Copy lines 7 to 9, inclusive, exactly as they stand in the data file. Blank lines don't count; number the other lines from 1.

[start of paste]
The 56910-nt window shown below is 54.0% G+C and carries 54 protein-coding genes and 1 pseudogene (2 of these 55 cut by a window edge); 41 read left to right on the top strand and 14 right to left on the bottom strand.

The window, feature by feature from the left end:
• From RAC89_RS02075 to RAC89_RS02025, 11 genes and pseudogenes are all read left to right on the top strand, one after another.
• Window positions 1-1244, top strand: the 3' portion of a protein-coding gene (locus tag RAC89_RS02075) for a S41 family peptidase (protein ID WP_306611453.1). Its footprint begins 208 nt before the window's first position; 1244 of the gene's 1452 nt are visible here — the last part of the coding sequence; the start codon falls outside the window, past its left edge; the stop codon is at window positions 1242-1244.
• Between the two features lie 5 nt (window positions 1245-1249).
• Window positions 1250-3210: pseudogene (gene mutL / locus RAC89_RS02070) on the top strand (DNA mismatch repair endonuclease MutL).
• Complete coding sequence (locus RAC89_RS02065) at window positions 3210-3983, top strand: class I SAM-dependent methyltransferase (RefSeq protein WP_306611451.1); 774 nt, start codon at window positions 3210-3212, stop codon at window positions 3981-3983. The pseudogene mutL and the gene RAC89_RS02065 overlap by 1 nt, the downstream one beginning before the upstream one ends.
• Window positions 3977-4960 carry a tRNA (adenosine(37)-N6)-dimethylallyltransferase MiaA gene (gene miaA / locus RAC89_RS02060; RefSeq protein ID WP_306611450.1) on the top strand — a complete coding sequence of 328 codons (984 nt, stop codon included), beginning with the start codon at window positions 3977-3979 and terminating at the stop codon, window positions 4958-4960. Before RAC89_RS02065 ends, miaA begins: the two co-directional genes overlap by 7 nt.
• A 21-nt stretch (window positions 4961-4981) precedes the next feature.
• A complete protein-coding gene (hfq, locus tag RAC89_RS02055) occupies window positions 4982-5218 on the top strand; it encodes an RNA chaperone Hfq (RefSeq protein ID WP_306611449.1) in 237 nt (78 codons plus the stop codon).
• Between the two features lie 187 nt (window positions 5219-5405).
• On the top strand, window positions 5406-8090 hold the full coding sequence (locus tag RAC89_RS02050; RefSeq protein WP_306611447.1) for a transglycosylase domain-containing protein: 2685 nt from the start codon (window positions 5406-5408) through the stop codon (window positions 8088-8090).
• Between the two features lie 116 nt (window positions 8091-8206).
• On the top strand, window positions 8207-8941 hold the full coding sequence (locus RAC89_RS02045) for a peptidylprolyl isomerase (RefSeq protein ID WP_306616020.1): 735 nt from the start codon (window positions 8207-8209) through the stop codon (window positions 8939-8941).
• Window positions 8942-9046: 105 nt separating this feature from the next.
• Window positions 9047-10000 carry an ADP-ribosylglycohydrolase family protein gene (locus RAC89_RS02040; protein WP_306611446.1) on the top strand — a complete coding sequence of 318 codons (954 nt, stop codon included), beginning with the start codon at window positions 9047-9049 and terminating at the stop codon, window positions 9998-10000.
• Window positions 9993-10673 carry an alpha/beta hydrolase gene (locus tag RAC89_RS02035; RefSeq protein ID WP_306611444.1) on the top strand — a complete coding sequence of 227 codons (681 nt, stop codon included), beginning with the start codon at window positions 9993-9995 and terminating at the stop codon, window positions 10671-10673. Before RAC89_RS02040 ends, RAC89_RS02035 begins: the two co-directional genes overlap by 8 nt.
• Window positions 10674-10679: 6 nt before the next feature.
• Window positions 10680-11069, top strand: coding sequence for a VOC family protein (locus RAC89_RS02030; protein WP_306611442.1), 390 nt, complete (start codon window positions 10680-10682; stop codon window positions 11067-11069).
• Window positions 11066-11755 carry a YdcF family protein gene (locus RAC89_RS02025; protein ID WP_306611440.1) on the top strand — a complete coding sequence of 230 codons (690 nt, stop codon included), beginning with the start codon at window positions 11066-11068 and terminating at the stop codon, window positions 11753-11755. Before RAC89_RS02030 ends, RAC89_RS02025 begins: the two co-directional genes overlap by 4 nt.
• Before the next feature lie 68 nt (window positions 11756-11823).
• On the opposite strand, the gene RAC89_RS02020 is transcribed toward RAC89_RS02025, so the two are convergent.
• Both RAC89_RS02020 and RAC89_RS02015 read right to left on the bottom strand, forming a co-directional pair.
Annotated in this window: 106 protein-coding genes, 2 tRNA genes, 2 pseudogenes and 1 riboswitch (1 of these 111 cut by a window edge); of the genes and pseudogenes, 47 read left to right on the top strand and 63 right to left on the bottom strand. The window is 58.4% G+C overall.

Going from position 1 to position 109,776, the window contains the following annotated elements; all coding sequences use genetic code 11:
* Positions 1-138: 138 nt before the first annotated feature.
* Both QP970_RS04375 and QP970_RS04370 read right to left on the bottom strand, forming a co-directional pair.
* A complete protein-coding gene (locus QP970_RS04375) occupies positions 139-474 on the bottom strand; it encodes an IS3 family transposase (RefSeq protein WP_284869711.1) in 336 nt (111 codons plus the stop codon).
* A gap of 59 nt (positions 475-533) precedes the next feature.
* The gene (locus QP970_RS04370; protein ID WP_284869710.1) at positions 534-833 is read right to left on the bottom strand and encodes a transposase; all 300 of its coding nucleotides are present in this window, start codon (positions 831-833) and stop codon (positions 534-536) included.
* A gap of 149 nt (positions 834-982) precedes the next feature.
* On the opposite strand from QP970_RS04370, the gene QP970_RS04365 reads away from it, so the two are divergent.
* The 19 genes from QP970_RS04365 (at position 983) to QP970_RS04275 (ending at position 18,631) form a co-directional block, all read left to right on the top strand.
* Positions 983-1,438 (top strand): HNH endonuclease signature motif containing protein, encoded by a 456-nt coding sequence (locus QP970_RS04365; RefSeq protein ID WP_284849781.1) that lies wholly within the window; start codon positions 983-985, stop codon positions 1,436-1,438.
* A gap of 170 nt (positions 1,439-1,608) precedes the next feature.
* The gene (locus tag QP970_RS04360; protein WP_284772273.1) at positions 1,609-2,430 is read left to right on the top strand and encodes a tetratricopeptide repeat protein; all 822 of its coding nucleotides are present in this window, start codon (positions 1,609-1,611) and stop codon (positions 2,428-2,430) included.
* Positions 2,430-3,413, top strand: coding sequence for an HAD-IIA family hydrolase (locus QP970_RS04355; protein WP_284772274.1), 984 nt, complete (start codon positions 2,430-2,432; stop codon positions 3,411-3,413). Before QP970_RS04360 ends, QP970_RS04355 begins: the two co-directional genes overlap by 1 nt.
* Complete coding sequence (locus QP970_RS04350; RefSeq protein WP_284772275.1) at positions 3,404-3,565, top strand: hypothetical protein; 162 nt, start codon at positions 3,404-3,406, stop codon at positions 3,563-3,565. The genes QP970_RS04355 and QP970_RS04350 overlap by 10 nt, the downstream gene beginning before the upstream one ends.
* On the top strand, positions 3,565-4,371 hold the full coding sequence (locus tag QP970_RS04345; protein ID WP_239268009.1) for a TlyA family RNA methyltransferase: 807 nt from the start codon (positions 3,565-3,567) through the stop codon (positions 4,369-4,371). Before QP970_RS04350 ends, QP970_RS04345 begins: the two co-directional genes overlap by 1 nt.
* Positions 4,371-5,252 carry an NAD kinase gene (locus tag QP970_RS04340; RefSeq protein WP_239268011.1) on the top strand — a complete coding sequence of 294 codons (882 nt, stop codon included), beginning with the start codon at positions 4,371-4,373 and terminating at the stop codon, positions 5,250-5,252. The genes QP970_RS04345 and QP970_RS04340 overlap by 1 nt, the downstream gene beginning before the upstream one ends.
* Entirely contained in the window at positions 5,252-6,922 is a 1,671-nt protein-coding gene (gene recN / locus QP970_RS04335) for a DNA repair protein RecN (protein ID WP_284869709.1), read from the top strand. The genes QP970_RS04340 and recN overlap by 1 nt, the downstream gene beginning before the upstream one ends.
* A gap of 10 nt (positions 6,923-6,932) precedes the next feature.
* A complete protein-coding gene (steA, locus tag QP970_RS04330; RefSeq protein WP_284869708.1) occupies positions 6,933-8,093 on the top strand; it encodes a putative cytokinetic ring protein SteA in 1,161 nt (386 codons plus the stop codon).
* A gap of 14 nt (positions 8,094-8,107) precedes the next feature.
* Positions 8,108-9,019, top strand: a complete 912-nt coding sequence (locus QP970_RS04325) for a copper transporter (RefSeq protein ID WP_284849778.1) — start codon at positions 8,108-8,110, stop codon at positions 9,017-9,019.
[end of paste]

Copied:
• Complete coding sequence (locus RAC89_RS02065) at window positions 3210-3983, top strand: class I SAM-dependent methyltransferase (RefSeq protein WP_306611451.1); 774 nt, start codon at window positions 3210-3212, stop codon at window positions 3981-3983. The pseudogene mutL and the gene RAC89_RS02065 overlap by 1 nt, the downstream one beginning before the upstream one ends.
• Window positions 3977-4960 carry a tRNA (adenosine(37)-N6)-dimethylallyltransferase MiaA gene (gene miaA / locus RAC89_RS02060; RefSeq protein ID WP_306611450.1) on the top strand — a complete coding sequence of 328 codons (984 nt, stop codon included), beginning with the start codon at window positions 3977-3979 and terminating at the stop codon, window positions 4958-4960. Before RAC89_RS02065 ends, miaA begins: the two co-directional genes overlap by 7 nt.
• A 21-nt stretch (window positions 4961-4981) precedes the next feature.